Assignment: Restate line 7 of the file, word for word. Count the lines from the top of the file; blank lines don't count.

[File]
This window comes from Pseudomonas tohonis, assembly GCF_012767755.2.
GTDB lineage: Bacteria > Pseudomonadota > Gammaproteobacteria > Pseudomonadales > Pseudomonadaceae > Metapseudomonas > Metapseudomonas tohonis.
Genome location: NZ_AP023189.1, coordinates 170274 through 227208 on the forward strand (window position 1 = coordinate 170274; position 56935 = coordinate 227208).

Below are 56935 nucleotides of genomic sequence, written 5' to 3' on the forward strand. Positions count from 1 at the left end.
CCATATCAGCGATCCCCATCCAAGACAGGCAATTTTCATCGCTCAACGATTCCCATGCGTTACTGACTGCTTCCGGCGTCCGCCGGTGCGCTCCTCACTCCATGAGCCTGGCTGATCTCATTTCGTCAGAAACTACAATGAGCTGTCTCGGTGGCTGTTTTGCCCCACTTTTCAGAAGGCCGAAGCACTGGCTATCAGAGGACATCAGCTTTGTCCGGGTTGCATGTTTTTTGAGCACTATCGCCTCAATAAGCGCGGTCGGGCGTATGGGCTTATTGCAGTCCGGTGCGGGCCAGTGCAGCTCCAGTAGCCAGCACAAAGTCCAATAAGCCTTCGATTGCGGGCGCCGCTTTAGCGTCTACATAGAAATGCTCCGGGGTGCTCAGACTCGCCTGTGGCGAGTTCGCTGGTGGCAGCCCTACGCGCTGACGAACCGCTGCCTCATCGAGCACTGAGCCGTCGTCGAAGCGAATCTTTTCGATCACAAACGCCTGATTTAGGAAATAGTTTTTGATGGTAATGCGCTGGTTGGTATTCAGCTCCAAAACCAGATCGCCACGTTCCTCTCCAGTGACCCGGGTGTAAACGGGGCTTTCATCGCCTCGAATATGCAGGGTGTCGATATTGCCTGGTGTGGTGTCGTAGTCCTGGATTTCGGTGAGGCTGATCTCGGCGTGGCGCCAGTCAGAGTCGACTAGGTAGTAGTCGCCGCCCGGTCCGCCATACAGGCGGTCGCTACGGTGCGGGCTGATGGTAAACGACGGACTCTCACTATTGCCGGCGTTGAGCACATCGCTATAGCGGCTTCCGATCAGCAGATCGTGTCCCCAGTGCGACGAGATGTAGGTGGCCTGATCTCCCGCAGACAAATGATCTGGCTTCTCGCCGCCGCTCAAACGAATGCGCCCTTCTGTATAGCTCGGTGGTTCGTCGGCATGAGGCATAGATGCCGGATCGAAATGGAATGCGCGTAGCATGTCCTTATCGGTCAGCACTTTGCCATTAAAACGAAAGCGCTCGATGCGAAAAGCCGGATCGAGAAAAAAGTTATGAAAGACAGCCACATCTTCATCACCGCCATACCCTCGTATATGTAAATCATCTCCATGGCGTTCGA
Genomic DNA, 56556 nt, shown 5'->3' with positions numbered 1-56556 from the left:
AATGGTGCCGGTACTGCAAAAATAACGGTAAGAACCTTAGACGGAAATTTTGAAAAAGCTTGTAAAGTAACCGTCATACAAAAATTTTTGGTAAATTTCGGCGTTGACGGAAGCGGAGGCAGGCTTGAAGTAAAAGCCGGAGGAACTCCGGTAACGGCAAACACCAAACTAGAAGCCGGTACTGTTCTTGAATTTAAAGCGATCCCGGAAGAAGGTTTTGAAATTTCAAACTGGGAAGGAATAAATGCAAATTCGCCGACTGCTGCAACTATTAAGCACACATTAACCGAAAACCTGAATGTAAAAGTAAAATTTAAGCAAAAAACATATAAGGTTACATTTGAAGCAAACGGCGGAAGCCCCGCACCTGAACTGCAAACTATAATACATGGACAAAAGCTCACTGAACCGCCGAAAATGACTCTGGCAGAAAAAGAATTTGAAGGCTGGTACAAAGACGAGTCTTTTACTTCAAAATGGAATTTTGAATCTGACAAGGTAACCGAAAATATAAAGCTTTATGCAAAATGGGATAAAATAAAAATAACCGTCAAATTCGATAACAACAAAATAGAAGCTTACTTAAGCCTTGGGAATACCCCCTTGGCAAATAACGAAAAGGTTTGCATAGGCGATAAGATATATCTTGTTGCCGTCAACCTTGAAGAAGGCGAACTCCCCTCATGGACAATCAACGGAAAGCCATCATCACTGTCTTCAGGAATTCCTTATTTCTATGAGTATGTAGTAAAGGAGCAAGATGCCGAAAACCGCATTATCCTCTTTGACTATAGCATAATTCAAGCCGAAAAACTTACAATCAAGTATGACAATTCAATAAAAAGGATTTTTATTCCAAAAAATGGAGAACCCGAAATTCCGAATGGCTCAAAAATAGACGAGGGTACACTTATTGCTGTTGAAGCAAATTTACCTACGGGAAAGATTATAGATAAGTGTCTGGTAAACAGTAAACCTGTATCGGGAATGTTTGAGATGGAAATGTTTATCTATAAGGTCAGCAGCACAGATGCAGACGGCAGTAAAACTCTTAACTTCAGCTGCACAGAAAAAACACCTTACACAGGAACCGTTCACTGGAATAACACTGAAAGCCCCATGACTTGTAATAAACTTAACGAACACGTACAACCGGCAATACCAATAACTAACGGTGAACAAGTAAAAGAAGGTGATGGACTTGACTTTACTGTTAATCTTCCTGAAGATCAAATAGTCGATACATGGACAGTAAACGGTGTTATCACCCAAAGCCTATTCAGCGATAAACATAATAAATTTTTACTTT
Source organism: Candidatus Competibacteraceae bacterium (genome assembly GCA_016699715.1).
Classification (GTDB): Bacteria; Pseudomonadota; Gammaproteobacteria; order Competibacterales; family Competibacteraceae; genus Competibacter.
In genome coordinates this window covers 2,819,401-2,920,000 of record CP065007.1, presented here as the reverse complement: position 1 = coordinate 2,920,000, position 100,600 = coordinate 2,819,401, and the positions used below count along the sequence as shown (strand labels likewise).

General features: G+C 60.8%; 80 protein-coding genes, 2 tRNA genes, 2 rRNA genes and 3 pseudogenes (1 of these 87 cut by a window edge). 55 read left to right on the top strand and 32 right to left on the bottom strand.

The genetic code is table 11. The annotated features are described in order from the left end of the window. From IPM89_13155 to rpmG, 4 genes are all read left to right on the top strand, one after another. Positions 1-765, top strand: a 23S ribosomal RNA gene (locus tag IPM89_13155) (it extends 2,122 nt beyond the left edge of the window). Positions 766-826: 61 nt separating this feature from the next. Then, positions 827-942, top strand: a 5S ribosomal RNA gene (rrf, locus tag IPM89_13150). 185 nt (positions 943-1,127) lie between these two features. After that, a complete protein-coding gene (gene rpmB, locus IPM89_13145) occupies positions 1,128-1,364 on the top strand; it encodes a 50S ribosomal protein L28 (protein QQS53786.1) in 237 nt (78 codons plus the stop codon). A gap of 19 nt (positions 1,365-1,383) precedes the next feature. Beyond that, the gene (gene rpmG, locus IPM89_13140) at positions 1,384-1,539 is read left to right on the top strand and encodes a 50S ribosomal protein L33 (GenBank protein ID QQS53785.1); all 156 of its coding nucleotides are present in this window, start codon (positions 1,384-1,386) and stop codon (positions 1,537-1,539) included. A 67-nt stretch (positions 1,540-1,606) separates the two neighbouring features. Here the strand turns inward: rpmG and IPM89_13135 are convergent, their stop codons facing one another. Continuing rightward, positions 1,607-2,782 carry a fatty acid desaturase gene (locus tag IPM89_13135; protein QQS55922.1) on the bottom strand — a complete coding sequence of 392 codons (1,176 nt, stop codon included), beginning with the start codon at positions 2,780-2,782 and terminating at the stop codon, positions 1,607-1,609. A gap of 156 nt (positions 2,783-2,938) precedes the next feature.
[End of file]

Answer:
AATGGTGCCGGTACTGCAAAAATAACGGTAAGAACCTTAGACGGAAATTTTGAAAAAGCTTGTAAAGTAACCGTCATACAAAAATTTTTGGTAAATTTCGGCGTTGACGGAAGCGGAGGCAGGCTTGAAGTAAAAGCCGGAGGAACTCCGGTAACGGCAAACACCAAACTAGAAGCCGGTACTGTTCTTGAATTTAAAGCGATCCCGGAAGAAGGTTTTGAAATTTCAAACTGGGAAGGAATAAATGCAAATTCGCCGACTGCTGCAACTATTAAGCACACATTAACCGAAAACCTGAATGTAAAAGTAAAATTTAAGCAAAAAACATATAAGGTTACATTTGAAGCAAACGGCGGAAGCCCCGCACCTGAACTGCAAACTATAATACATGGACAAAAGCTCACTGAACCGCCGAAAATGACTCTGGCAGAAAAAGAATTTGAAGGCTGGTACAAAGACGAGTCTTTTACTTCAAAATGGAATTTTGAATCTGACAAGGTAACCGAAAATATAAAGCTTTATGCAAAATGGGATAAAATAAAAATAACCGTCAAATTCGATAACAACAAAATAGAAGCTTACTTAAGCCTTGGGAATACCCCCTTGGCAAATAACGAAAAGGTTTGCATAGGCGATAAGATATATCTTGTTGCCGTCAACCTTGAAGAAGGCGAACTCCCCTCATGGACAATCAACGGAAAGCCATCATCACTGTCTTCAGGAATTCCTTATTTCTATGAGTATGTAGTAAAGGAGCAAGATGCCGAAAACCGCATTATCCTCTTTGACTATAGCATAATTCAAGCCGAAAAACTTACAATCAAGTATGACAATTCAATAAAAAGGATTTTTATTCCAAAAAATGGAGAACCCGAAATTCCGAATGGCTCAAAAATAGACGAGGGTACACTTATTGCTGTTGAAGCAAATTTACCTACGGGAAAGATTATAGATAAGTGTCTGGTAAACAGTAAACCTGTATCGGGAATGTTTGAGATGGAAATGTTTATCTATAAGGTCAGCAGCACAGATGCAGACGGCAGTAAAACTCTTAACTTCAGCTGCACAGAAAAAACACCTTACACAGGAACCGTTCACTGGAATAACACTGAAAGCCCCATGACTTGTAATAAACTTAACGAACACGTACAACCGGCAATACCAATAACTAACGGTGAACAAGTAAAAGAAGGTGATGGACTTGACTTTACTGTTAATCTTCCTGAAGATCAAATAGTCGATACATGGACAGTAAACGGTGTTATCACCCAAAGCCTATTCAGCGATAAACATAATAAATTTTTACTTT